- “The powers which are given to the Court by the Act are a far reaching departure from the normal approach to the resolution of industrial relations disputes. They provided, in effect, that the Court may arbitrate in a dispute on the unilateral application of one party and in circumstances where the other party may not consent to the process. It seems to the Court that, having regard to the voluntary nature of our industrial relations system, such an intervention is only appropriate where it is necessary in order to provide protection to workers whose terms and conditions of employment, when viewed in their totality, are significantly out of line with appropriate standards”.
The Court has been provided with information on the terms and conditions of employment and the Grievance and Discipline Procedures, which applies, to the Fab Technicians. This procedure precludes trade union representation on matters concerning individual employee’s remuneration. The Company expressed an apparent unwillingness to utilise the dispute resolution machinery of the State Labour Relations Commission, the Rights Commissioner service and the Court, as appropriate.
When the terms of their employment are viewed in their totality, the Court is the view that the restrictive use of the grievance and disciplinary procedure, places these terms out of line with acceptable standards in analogous employments, in which representation in respect of individual disputes is allowed and the full dispute resolution machinery availed of. Consequently, in respect of this contention the Court is satisfied that its intervention is justified and it is therefore appropriate to issue substantive recommendations, under section 5(1) of the Act, on the claims under investigation.
Utilising the provisions of SI. 76 of 2004 the Union submitted two claims to the Labour Relations Commission.
The Court recommends the following on the claims submitted by the Union on behalf of its members in the Company: -
Grievance and Discipline Procedures
The Court notes that the Company is in consultation with the Union on redesigning its Grievance and Discipline Procedures for hourly paid employees. However, while it is prepared to update the procedures for Fab Technicians to reflect changes brought about by S.I. 146 it was not prepared to concede trade union representation on matters concerning an individual employee’s remuneration related issues. It is the Company’s view that setting remuneration for an individual employee is by its very nature a collective review of their structured performance management pay system. It also argued that the S.I. 146 ‘was not a definitive piece of legislation’ and therefore, it was not within the Court’s remit to decree on the contents of the Company’s Grievance and Discipline Procedure. In response, the Union stated that if such matters did not form part of the procedures, it would be powerless to discuss any meaningful matters concerning individual members with the Company and pointed out that Fab Technicians remuneration is determined by the annual performance of individual employees.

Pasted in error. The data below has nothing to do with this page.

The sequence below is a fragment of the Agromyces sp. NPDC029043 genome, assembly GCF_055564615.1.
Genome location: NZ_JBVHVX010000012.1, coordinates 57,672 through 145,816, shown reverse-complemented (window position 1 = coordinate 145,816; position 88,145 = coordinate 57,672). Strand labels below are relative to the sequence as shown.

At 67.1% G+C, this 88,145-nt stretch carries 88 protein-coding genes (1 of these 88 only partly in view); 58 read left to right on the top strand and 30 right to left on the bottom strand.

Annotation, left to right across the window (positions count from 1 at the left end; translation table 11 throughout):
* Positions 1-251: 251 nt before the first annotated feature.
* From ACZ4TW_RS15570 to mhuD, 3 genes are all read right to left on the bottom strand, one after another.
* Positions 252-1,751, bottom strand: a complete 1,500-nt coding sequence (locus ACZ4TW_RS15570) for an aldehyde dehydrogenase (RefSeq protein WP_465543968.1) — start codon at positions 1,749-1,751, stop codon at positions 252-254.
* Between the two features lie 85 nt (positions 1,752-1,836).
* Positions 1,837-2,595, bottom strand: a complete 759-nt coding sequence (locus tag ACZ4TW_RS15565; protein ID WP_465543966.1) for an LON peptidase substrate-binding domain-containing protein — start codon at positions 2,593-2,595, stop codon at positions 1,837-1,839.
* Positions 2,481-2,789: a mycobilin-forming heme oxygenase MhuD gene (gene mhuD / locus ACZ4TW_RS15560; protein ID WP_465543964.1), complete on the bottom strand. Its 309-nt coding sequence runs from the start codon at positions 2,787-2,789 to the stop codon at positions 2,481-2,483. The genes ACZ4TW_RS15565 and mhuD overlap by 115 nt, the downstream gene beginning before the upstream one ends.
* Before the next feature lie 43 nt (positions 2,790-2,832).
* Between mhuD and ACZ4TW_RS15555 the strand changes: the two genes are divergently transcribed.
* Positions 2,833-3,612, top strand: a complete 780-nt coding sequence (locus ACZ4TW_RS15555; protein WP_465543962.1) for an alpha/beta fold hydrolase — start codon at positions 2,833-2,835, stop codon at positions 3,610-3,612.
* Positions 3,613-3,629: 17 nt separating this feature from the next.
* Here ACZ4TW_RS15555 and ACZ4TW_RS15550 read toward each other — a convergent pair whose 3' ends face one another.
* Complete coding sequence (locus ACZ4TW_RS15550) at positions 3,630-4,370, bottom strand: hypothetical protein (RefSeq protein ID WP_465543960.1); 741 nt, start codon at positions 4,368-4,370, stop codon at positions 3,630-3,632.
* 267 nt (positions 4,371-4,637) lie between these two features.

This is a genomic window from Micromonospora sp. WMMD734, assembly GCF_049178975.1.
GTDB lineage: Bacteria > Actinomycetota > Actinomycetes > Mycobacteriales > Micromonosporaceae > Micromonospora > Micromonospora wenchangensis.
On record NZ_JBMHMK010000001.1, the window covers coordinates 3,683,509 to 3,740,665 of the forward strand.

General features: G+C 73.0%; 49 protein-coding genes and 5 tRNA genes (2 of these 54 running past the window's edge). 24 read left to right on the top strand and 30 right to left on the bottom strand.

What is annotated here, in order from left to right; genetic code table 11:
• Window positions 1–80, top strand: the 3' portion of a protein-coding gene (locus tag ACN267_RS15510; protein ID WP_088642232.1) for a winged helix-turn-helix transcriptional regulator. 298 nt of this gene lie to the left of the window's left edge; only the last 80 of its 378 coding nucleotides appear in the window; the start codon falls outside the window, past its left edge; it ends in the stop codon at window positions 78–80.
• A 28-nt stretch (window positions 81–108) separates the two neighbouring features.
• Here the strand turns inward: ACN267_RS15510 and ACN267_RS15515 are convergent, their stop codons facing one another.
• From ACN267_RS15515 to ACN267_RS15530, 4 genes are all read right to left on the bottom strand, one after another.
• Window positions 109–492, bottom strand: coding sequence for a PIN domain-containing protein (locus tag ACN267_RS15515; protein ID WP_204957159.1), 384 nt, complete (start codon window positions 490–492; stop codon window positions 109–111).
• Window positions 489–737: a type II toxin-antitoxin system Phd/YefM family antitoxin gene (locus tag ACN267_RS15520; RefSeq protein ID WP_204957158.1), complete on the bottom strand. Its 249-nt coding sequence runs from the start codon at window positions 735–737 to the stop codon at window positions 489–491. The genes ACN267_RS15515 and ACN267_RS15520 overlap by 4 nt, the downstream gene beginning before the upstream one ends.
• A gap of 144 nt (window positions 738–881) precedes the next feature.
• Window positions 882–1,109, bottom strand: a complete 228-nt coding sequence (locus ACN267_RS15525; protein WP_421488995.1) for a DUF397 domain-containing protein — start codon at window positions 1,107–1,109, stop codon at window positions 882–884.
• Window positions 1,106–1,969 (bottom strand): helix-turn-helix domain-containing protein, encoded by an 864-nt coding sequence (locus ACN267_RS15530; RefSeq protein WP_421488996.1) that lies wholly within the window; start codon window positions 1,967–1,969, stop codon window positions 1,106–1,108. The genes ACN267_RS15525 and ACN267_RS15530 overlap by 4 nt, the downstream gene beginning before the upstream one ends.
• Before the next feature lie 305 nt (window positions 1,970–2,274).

Section 42 of the Industrial Relations Act, 1990 provides that “a code of practice shall be admissible in evidence”and any provision of the code, which appears to be relevant"shall be taken into account". The Court is satisfied that S.I. 146 is a definitive guide as to what constitutes good practice and is clearly cognisable by the Court.
The Court can see no logical reason to exclude matters relating to remuneration from the Grievance and Discipline Procedure. The Court recommends that the employershould put in place a disciplinary and grievance procedure, which conforms to the general provisions of the Code of Practice on Grievance, and Disciplinary Procedures (S.I. 146 of 2000) and which deals with all grievance, and disciplinary matters on an individual basis. Consistent with the Code, the Company's procedure should provide for an employee to be represented by a colleague or where an employee wishes to avail of a trade union representative, then the Company should provide for such representation in processing individual grievances and disciplinary matters. The procedure should also provide for the full utilisation of the normal dispute resolution machinery of the State, including the reference of disputes to Conciliation, the Rights Commissioner Service and the Court, as appropriate.
In the event of a complaint alleging an infringement of the Code of Practice on Grievance and Disciplinary Procedures (S.I. 146 of 2000), such complaint can be addressed pursuant to section 43(2) of the Industrial Relations Act 1990.
The Union submitted a claim for an increase in the rates of pay for Fab Technician of between 10% and 12% due to the Company’s non-compliance with the full terms of PPF and Sustaining Progress. The Court is satisfied that the average pay increases granted to the Fab Technicians during the periods covered by PPF and Sustaining Progress are in excess of the terms of these national wage agreements and therefore does not recommend in favour of the claim.
The Court cannot and therefore, does not recommend that the parties engage in collective bargaining in relation to terms and conditions of employment and nothing contained in this recommendation should be construed as providing for collective bargaining.
Signed on behalf of the Labour Court
Enquiries concerning this Recommendation should be addressed to Jackie Byrne, Court Secretary.